Whether by resolution or by law, the vote would still require a supermajority.

The county's position is that the department known as Valley View is not being abolished because its administrator, Laurence LaDue, will have new responsibilities to oversee the welfare of the county's elderly residents.

Sussman said LaDue would have absolutely no authority to follow nursing home residents who live in a private facility.

Sussman said the law's purpose is to protect democracy by putting decisions that will have a significant impact on people's lives in the hands of those people.

Both Sussman and Anagnostakis pointed to the county charter, which says that eliminating or substantially altering a department must be done by law rather than resolution.

Legislators on the Health and Mental Health Committee this week agreed. They asked that the draft resolution be rewritten as a law and posted in newspapers.

'You're not going to like it'

Legislative Chair Steven Brescia said it will take too long to pass as a law since the budget must be done by the end of next month. The county has focused almost exclusively on cutting Valley View out of the county budget in order to close what the county executive's office says is a $60 million budget hole.

"You're not going to like it," Brescia said. "There will probably be a lot of layoffs."

Chris Eachus (D-New Windsor), countered: "We don't know that. We haven't even seen the budget."

Anagnostakis asked Brescia pointedly: "Where else have they looked for savings?"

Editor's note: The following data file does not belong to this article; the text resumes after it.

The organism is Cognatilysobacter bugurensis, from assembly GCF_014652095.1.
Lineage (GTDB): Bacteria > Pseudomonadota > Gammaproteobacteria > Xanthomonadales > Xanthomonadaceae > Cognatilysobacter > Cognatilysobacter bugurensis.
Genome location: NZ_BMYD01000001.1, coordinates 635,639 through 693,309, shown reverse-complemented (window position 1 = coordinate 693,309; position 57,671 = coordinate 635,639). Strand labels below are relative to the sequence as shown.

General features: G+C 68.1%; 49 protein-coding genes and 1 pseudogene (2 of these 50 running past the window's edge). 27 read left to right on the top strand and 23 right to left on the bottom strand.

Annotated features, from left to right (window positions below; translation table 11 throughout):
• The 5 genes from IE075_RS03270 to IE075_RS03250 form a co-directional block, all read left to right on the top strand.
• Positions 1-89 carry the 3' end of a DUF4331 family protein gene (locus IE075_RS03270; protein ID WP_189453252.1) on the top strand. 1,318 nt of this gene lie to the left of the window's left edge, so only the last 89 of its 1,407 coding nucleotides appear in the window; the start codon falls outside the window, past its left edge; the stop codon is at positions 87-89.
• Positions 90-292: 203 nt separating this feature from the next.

Brescia responded: "They are working on it, believe me."

Valley View employees sat in the back of the room holding "Save Valley View" signs. If the facility is sold, they said, many of their positions will likely be replaced by those willing to work for minimum wage. They said services for Valley View's residents, many of them quite frail, will be disrupted. These vulnerable residents should not have to pay for the excesses of other departments, they said.

Legislators who support private ownership said many other counties, particularly Rockland and Ulster, have turned their facilities over to private owners who claim they can run them more economically. But several of those facilities have had difficulty maintaining staffing levels at lower pay. In its annual ratings of hospital and nursing facility ratings, U.S. News and World Report gave poor ratings to some privately owned facilities in Orange County, including one owned by one of the four current bidders for Valley View.

Legislator Michael Amo of Central Valley, a member of the Independence Party and a retired health services administrator for the New York State Office of Mental Health, insists that with managed care coming, it will be difficult enough for experts to handle increasing numbers of elderly people in need of care.

"I don't think it's a business we should be in when 80 percent are now in private hands," he said. "So if someone wants to take the problem off our hands..."

Anagnostakis responded, "We don't know what is coming, but we do know how Valley View is doing now, and how it is improving."

LaDue, the Valley View Administrator, and director of finance Donna Strecker reported a $2.5 million increase in revenue so far this year, plus $962,000 additional savings in the early retirement incentive program, with another month yet to go. Revenue improved in Medicare payments, case mix (more rehab and private pay), occupancy holding at 94.5 percent, and a better staffing program.

"So now it's looking like it could cost us more to sell than to keep it," Anagnostakis said.